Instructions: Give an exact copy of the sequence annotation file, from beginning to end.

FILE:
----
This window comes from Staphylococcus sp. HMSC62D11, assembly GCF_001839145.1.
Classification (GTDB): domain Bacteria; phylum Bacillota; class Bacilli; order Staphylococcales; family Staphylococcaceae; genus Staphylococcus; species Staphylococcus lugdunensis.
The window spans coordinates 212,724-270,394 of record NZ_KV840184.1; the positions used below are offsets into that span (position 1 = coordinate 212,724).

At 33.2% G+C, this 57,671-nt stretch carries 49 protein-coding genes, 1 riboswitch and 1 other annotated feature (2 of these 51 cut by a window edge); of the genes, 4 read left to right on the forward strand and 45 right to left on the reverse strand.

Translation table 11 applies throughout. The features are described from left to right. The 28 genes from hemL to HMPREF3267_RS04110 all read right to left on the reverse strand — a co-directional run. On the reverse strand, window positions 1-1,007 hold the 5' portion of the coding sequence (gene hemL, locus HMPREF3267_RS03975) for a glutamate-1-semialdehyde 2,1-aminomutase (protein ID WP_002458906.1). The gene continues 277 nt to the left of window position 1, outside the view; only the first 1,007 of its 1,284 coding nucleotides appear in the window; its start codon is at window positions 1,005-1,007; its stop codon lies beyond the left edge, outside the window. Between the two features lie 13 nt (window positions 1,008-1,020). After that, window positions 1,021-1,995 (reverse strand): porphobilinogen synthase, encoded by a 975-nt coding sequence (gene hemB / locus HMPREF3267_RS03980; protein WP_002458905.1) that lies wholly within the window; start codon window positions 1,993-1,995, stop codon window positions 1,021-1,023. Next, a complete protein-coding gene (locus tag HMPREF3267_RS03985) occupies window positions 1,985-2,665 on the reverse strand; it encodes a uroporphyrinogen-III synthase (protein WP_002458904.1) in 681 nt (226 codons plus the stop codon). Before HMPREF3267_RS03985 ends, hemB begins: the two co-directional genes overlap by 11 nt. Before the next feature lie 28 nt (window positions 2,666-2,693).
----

This window comes from Staphylococcus sp. HMSC62D11, assembly GCF_001839145.1.
Classification (GTDB): domain Bacteria; phylum Bacillota; class Bacilli; order Staphylococcales; family Staphylococcaceae; genus Staphylococcus; species Staphylococcus lugdunensis.
The window spans coordinates 212,724-270,394 of record NZ_KV840184.1; the positions used below are offsets into that span (position 1 = coordinate 212,724).

At 33.2% G+C, this 57,671-nt stretch carries 49 protein-coding genes, 1 riboswitch and 1 other annotated feature (2 of these 51 cut by a window edge); of the genes, 4 read left to right on the forward strand and 45 right to left on the reverse strand.

Translation table 11 applies throughout. The features are described from left to right. The 28 genes from hemL to HMPREF3267_RS04110 all read right to left on the reverse strand — a co-directional run. On the reverse strand, window positions 1-1,007 hold the 5' portion of the coding sequence (gene hemL, locus HMPREF3267_RS03975) for a glutamate-1-semialdehyde 2,1-aminomutase (protein ID WP_002458906.1). The gene continues 277 nt to the left of window position 1, outside the view; only the first 1,007 of its 1,284 coding nucleotides appear in the window; its start codon is at window positions 1,005-1,007; its stop codon lies beyond the left edge, outside the window. Between the two features lie 13 nt (window positions 1,008-1,020). After that, window positions 1,021-1,995 (reverse strand): porphobilinogen synthase, encoded by a 975-nt coding sequence (gene hemB / locus HMPREF3267_RS03980; protein WP_002458905.1) that lies wholly within the window; start codon window positions 1,993-1,995, stop codon window positions 1,021-1,023. Next, a complete protein-coding gene (locus tag HMPREF3267_RS03985) occupies window positions 1,985-2,665 on the reverse strand; it encodes a uroporphyrinogen-III synthase (protein WP_002458904.1) in 681 nt (226 codons plus the stop codon). Before HMPREF3267_RS03985 ends, hemB begins: the two co-directional genes overlap by 11 nt. Before the next feature lie 28 nt (window positions 2,666-2,693).